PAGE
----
And once the noise has been recognized, it can be described without qualification. This bit comes later in the chapter:

Strangways described his horror when, an hour after they had left to swim across the three hundred yards of water, the terrible drumming had started up somewhere inside the cliffs of the island.

In the previous chapter, there’s a use of “noise” that I’m not so sure about:

After a quarter of an hour’s meticulous work there was a slight cracking noise and the pane came away attached to the putty knob in his hand. – ch. 15, “Midnight Among the Worms”

Would “slight cracking” have been better? It’s not as clear-cut as “drumming noise”, but I think Fleming got it right again. “Cracking” is ambiguous, because it could have meant that the glass cracked physically but not audibly. Fleming was writing considerately, leaving his readers in no doubt about what he meant.

Now try this from Evelyn Waugh’s Put Out More Flags (1942), as Basil Seal watches one of his girlfriends panicked by an air-raid:

But Poppet was gone, helter-skelter, downstairs, making little moaning noises as she went.

Waugh was an even better writer than Fleming, but did he misuse “noises” there? I don’t think so. These alternatives don’t conjure the scene as effectively:

• But Poppet was gone, helter-skelter, downstairs, emitting little moans as she went.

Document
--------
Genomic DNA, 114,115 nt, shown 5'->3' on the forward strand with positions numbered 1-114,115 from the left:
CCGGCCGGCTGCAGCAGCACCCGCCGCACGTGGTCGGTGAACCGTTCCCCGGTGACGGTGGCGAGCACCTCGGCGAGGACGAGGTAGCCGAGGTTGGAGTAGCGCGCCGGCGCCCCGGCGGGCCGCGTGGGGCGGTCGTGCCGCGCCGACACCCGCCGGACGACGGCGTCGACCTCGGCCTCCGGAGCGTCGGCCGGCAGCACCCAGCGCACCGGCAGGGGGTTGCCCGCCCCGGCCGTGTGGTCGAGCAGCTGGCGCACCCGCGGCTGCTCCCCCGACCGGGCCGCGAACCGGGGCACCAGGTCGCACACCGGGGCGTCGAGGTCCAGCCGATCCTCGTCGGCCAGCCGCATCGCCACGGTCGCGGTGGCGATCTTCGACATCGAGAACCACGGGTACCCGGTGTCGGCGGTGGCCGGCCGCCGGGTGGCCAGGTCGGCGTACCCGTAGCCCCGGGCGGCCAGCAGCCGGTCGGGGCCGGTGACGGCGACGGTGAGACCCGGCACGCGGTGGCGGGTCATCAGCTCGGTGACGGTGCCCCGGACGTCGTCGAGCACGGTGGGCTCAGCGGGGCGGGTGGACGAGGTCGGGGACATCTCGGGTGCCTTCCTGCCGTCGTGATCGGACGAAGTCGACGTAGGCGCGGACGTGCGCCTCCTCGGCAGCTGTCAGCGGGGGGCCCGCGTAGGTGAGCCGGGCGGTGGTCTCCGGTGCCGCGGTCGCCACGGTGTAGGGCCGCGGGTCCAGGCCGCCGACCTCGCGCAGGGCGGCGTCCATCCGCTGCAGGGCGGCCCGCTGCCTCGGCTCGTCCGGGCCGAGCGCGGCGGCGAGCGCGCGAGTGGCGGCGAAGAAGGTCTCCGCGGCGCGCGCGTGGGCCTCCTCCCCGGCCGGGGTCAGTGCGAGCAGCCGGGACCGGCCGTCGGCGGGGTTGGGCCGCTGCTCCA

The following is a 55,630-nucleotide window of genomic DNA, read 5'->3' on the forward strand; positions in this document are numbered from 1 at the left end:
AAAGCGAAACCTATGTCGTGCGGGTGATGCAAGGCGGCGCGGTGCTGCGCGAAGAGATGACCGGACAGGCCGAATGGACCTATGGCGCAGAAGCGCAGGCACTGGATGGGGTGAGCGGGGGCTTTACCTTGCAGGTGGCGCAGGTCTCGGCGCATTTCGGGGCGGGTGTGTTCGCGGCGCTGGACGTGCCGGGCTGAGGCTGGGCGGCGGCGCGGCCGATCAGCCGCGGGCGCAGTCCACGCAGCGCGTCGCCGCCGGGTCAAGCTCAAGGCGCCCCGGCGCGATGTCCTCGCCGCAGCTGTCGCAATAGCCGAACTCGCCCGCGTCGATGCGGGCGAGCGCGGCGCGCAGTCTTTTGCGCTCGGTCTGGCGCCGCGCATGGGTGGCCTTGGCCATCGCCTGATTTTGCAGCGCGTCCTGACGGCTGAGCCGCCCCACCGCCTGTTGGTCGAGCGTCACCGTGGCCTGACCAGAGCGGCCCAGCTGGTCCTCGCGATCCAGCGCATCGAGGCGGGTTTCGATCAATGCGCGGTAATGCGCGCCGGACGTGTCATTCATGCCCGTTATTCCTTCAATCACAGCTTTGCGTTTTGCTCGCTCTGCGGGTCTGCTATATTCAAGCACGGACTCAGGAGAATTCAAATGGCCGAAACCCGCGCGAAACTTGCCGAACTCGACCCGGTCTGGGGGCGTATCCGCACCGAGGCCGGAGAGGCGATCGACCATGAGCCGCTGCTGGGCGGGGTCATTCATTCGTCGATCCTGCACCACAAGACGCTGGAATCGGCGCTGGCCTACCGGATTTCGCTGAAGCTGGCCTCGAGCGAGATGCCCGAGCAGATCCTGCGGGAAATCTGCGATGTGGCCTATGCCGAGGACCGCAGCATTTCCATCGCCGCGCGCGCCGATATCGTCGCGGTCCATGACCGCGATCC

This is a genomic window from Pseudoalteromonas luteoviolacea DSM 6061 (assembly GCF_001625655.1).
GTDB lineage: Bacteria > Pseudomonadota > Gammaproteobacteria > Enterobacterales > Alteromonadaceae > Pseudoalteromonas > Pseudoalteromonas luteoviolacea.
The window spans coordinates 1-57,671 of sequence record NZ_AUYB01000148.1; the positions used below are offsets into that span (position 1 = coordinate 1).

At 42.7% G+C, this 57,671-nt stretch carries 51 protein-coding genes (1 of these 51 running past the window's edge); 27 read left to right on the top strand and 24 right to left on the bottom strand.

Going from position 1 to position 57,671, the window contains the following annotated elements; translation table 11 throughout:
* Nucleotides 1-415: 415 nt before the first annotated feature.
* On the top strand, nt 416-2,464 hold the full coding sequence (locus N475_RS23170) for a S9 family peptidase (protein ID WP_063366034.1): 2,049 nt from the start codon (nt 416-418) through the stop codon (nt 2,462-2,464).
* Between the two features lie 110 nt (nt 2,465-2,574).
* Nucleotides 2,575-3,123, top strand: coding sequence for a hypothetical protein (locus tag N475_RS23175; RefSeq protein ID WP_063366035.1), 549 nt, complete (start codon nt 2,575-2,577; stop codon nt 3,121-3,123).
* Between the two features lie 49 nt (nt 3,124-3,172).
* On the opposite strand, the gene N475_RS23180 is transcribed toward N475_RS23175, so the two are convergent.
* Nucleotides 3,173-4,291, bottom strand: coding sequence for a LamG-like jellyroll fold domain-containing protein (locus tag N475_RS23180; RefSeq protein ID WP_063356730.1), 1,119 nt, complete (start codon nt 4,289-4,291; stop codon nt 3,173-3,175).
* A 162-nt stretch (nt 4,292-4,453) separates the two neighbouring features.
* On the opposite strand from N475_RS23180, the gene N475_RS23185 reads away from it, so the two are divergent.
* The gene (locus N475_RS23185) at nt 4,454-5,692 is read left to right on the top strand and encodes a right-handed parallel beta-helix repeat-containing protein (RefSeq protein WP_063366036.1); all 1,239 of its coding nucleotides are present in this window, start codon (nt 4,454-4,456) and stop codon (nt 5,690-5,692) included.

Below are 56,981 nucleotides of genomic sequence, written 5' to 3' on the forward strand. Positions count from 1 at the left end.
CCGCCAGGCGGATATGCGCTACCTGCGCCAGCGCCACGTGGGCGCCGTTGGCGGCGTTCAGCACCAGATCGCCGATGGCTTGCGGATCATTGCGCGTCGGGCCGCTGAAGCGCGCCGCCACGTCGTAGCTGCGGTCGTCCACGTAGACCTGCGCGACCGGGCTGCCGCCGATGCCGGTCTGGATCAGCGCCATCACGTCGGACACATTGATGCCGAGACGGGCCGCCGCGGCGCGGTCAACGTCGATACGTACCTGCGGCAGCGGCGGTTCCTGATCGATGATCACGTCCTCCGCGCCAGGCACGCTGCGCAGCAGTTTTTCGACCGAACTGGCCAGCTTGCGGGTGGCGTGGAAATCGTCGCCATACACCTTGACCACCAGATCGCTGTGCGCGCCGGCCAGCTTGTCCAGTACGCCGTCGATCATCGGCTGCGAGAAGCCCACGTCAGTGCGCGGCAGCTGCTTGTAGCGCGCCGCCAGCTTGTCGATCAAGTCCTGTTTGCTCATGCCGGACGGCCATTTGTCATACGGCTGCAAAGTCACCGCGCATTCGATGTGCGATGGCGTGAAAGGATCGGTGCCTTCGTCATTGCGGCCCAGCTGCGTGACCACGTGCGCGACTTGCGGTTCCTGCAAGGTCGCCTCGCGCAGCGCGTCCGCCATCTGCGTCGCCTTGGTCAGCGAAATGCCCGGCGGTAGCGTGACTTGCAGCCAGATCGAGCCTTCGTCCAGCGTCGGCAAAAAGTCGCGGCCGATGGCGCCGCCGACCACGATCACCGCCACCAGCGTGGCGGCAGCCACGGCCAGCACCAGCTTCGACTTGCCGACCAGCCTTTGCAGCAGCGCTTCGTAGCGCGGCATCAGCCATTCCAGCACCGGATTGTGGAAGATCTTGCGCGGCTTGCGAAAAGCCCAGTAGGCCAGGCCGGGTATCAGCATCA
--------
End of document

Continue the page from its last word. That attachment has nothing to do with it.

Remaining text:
• But Poppet was gone, helter-skelter, downstairs, uttering little moans as she went.

The noises Poppet was making weren’t real moans and the trailing phrase “making little moaning noises” mimics what Basil would have heard as Poppet fled downstairs.

I conclude that, unlike Tolkien, Fleming and Waugh were making nice noise:

nice, adj. and adv. … Particular, strict, or careful with regard to a specific point or thing. Obs. Fastidious in matters of literary taste or style. Obs.Oxford English Dictionary

Noise Annoys

“Noise” may have an interesting etymology. Some think it comes from “nausea”, which itself comes from Greek naus, meaning “ship”. Neither the putative etymology of “noise” nor the undisputed etymology of “nausea” would have been news to J.R.R. Tolkien. He was, after all, a professional scholar of literature and languages.

But that’s why The Lord of the Rings is often a puzzling book. Why did someone so interested in words and languages write so clumsily? As I’ve said before: I wish someone would translate Lord of the Rings into English. But perhaps if Tolkien had been a better writer I wouldn’t have read Lord of the Rings so often. And perhaps if he’d been a better writer there would have been no Lord of the Rings at all. Even so, it’s hard to excuse writing like this:

He heard behind his head a creaking and scraping sound. […] There was a shriek and the light vanished. In the dark there was a snarling noise. – “Fog on the Barrowdowns”, Book One, VIII

Why did he use “sound” and “noise”? They’re redundant, because creak, scrape and snarl already describe sounds or noises. You could argue that the additional words are there to balance the sentences, but if they hadn’t been there I don’t think anyone would have missed them: